Her experience with Scotland Yard and as a founder of Paladin NSAS means you always hear a thoughtful, dedicated and experienced presentation. I value Laura’s opinions and admire her passion for victims. It doesn’t matter the subject, she is always interesting and thought provoking.
Laura approaches this podcast as if presenting to peers - i.e., people of equal ability to analyze, understand, and form opinions. I have yet to find another podcast that approaches it in its clear, concise delivery of information. Laura doesn’t just sat “hey, look! this is an example of coercive control, take my world for it because I am the expert”. She demonstrates it - proves it. She is a remarkably effective and powerful communicator. Subscribe and share with everyone you know.
I’ve been an RCP fan for awhile now and even got my sister to listen and discuss the episodes. So I was very excited to hear Laura was also going to have her own podcast! Her expertise and content and activism is so important. And I’ve learned so much about coercive control and femicide and continue to learn. Thanks Laura for all your hard work and dedication, happy new year to you and your beautiful family! My sister got me a crime analyst zip up for Xmas and I absolutely love it!
As a victim of emotional domestic abuse, Laura has awakened questioning my perspective on why, early on, I accepted certain behaviors or looked the other way because “who would believe me?” I would like Laura to examine the US family court system and how to begin to change narrative of devastating custody battles, outrageous emotional and financial tolls on victims and perpetrators ( more money )win. Thank you Laura for validating and encouraging us to reject the popular narratives and speak up.
Laura Richards is my hero. Thank you for your work. You are changing the lives of women and men worldwide and inspiring us all to face misogyny and violence against women and children. No one who listens can remain silent and inactive. Please let us know how we can help you continue your work and what we can do ourselves to further the cause of keeping women and children safe. Thank you again and again.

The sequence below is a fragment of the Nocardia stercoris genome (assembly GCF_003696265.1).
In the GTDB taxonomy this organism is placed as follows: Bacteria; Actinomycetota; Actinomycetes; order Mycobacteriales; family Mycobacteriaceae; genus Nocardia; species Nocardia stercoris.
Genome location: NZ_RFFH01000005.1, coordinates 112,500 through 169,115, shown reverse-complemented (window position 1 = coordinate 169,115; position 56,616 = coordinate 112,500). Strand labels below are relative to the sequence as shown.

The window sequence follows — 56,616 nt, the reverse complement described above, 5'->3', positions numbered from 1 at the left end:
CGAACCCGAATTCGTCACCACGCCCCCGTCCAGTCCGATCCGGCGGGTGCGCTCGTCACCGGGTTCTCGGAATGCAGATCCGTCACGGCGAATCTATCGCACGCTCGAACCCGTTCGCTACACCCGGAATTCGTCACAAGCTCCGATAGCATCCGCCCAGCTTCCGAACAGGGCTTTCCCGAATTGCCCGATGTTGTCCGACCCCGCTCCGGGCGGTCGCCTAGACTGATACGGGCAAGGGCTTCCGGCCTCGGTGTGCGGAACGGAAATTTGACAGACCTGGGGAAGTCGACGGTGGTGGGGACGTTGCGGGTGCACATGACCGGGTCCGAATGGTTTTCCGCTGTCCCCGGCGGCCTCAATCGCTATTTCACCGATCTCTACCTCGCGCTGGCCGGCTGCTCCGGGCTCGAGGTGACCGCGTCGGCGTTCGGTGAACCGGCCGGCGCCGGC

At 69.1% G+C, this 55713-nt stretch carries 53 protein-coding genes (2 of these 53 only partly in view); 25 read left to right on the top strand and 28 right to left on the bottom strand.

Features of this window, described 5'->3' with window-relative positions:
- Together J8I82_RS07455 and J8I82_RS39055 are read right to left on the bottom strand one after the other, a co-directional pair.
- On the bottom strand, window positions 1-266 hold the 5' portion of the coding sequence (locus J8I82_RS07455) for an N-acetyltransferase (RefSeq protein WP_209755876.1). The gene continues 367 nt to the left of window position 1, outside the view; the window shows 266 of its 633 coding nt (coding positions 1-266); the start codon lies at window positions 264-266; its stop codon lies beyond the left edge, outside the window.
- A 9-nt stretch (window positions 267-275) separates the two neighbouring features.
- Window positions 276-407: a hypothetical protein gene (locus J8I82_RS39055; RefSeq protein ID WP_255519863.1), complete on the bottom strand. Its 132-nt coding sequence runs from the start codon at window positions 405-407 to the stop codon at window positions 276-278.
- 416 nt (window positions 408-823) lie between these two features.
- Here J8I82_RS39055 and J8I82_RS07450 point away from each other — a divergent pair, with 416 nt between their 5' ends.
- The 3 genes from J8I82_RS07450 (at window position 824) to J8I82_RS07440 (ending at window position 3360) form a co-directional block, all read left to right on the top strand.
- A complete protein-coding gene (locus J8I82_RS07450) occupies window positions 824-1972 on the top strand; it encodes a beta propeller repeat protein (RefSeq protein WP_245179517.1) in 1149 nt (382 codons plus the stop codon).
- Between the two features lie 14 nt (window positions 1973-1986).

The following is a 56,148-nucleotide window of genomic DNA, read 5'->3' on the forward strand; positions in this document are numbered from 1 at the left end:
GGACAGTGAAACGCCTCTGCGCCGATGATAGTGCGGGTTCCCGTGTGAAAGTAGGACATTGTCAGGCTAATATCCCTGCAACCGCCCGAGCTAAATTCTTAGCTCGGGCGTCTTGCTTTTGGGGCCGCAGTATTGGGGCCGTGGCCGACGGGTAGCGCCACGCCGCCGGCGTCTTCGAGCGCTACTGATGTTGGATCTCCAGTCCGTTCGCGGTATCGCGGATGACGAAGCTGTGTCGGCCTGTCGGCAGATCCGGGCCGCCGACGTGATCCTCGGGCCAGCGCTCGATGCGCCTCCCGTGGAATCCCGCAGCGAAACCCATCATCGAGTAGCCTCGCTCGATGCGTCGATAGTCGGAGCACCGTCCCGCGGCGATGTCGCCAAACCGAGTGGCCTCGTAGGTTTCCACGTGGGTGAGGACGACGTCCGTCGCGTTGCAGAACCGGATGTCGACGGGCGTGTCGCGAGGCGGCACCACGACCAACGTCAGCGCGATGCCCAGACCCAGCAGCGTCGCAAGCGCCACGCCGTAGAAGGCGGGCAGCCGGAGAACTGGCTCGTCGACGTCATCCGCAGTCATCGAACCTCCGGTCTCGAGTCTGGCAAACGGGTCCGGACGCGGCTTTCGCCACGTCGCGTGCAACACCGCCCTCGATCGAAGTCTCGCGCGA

Sometimes when I’m doing yoga and the instructor tells us to think of a mantra to carry us off our mats and through the day, I think ‘be curious, ask questions, and always trust your instincts.’ So thank you, Crime Analyst, not just for giving me my daily mantra but also for challenging me to think more critically about true crime and violence against women. You’re amazing and what you’re doing is so important.
This podcast makes me want to change laws. Every law enforcement organization should have the DASH training and checklist. And I want coercive control laws in CA. Women’s lives matter and male violence is an issue. Thank you Laura!
No one understands violence against women better than Laura. So thankful for the work she does and she’s truly making the world safer for us. Xoxo
One of the podcasts I anxiously wait to see pop into my feed!
I absolutely enjoy this show. Laura is so informative and passionate. I love learning about how she breaks down the crime and behaviors to warn us of potential red flags. I would highly recommend this podcast!! Thank you for what you do to help others!
Hi Laura, l love your podcasts and the wonderful work you do. l have a request though. You talk a lot about how things are angry-making. Having experienced a lot of abuse throughout my life, l have found that anger is not a helpful or healthy emotion to my recovery. In fact, l’ve had lots of CPTSD therapy for that exact reason: being stuck in rage. Therefore l have to say that every time you say something is angry-making, l find it triggering. It interferes with my ability to process the content. l don’t think your audience needs you to prompt us how to feel. l’m sure most of us have plenty of feelings of our own, which we each need to manage in our own way. Trigger warnings are good, but it’s enough to just give us a generic trigger warning, without telling us how something is going to make us feel. Thank you for taking this into consideration.